1. YMYL – Pages That Could Harm Users Are Under Scrutiny

A ‘Your Money or Your Life’ (YMYL) page is one that could potentially harm its users if it contains misinformation. This includes medical, financial, and legal advice pages as well as government information and important news articles.

YMYL also covers shopping, banking, and other financial transaction pages.

Sites with YMYL pages are judged more harshly than those without. This is likely an effort by Google to make fake news and dodgy alternative medicine sites harder to find – essentially protecting their users.

Takeaway: If you are in a YMYL industry then your site needs to be able to score highly against the rating criteria. This means great content, strong references, and a very high level of E-A-T…


  1. E-A-T – Make Sure That Users Can Trust What Your Website Is Telling Them

E-A-T is an acronym for ‘expertise, authoritativeness, and trustworthiness’ – the criteria that Google is using to assess which web content is high-quality and has been created and published by reliable sources.

By looking at the qualifications of content creators and the reputation of websites hosting their content, Google can figure out if the information itself is trustworthy.

Takeaway: For more on how to improve the E-A-T of your website, company, or contributors, please read our helpful E-A-T Checklist (3).


  1. Google Is Checking Your Reputation Both Online and Off

The reputation of both the MC’s creator and of the website hosting the MC is a key factor in E-A-T. To figure out your business’s reputation, Google looks at reviews, references to your site or company, expert recommendations, news articles, and awards.

The content of reviews is just as important as their star rating – if a customer received their product later then expected it’s not a big deal, but if there are accusations of serious wrongdoing against your business then Google is probably paying attention.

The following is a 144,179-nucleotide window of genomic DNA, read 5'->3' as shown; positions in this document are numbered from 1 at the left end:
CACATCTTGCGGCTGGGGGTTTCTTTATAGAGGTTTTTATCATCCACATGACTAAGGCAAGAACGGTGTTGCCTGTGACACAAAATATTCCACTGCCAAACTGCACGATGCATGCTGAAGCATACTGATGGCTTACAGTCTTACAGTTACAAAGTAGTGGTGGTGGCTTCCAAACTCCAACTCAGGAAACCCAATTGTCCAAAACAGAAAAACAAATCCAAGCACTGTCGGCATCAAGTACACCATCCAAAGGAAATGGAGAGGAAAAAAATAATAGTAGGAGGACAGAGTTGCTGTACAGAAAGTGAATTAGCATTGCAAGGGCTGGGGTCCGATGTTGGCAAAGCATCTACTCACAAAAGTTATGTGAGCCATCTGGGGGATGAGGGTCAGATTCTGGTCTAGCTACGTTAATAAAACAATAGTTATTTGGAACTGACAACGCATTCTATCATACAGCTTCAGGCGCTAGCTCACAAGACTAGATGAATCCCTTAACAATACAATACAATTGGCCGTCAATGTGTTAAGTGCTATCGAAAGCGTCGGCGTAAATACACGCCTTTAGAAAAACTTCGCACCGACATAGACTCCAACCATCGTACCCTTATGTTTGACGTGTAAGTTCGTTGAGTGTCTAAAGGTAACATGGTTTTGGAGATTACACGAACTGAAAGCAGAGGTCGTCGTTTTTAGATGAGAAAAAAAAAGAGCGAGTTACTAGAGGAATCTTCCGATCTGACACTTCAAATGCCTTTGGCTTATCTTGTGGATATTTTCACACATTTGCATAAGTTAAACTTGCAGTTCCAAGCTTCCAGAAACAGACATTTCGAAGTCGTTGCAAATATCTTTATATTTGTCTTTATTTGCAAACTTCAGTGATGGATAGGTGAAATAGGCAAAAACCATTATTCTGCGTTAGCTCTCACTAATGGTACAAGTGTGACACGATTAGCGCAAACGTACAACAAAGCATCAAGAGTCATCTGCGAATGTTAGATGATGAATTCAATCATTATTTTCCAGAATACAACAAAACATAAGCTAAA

A good first step is to check your business’s score on popular review sites to see the sentiment out there. You should also make sure to address all negative reviews and try to resolve them in a satisfactory manner (you may even learn a thing or two about what is upsetting your customers).

This applies to your brand and the individuals that work for you. So, if you have a team page then ensure you link out to LinkedIn profiles and Twitter profiles to help Google join the dots.

Two things to note – the first is that Google is apparently paying attention to the real-life reputation of businesses. The second is that if your company relies primarily on word-of-mouth (and therefore has little in the way of online reviews) then it won’t count against you. However, as it won’t benefit you either, it’s still a good idea to try and collect some positive online reviews.

Takeaway: Be sure to build a positive online reputation for your brand and employees.


  1. Make Sure You’re Transparent with Your Site’s Users – Particularly if You’re Selling Something to Them

The final important factor we’re going to talk about is thankfully the simplest to understand and implement (if you haven’t already) – provide information about your website to your users.

Make sure that the identity of the person or organization who owns your website is made clear, along with the creator of the content you’re hosting. Anonymity is only okay in some cases – users may not want their real names attached to comments on your site, for example.

You’ll also want to ensure that your contact details are clear and easy to find. If your site is commercial or covers YMYL topics then it’s essential that you do this.

Finally, if you have an e-commerce site, make sure you display your payment, exchange, and return policies somewhere easily locatable.

Takeaway: Ensure all information regarding policies and contact details are clearly accessible on your site.



Google wants what it has always wanted – useful, high-quality content that helps users. However, it’s going further to make sure that the information it’s ranking well is accurate and comes from a reliable source.

As the search algorithm develops, fact-checking and trust are key components to ensure your positive offline reputation is also represented online.



  1. The Google Algorithm: https://www.google.com/search/howsearchworks/algorithms/
  2. Google Search Quality Evaluator Guidelines: https://static.googleusercontent.com/media/guidelines.raterhub.com/en//searchqualityevaluatorguidelines.pdf
  3. Google E-A-T Checklist: https://www.bowlerhat.co.uk/eat-checklist